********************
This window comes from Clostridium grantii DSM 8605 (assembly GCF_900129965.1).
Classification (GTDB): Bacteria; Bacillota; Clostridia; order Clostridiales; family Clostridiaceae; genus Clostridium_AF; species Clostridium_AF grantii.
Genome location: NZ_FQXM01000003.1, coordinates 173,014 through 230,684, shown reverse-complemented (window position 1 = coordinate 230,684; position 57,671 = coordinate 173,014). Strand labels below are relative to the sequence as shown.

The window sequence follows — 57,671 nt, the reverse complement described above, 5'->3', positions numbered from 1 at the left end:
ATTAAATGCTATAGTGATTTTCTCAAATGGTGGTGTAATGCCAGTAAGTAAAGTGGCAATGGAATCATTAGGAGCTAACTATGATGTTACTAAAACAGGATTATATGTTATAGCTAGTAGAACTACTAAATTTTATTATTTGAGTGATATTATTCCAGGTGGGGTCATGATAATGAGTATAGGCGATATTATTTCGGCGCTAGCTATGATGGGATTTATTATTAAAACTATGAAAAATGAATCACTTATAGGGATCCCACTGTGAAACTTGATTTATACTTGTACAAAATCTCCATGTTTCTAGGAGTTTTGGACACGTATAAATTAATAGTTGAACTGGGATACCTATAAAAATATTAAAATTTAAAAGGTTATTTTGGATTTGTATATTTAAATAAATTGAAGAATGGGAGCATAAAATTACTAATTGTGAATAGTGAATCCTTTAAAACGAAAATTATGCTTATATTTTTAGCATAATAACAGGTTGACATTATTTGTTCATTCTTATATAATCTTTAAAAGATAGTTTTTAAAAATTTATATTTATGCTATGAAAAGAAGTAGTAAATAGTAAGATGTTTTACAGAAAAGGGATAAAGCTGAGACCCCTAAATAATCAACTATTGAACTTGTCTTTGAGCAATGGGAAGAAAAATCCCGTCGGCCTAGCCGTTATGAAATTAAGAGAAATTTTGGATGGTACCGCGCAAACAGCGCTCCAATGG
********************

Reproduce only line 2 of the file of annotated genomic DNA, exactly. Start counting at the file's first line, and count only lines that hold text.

Classification (GTDB): Bacteria; Bacillota; Clostridia; order Clostridiales; family Clostridiaceae; genus Clostridium_AF; species Clostridium_AF grantii.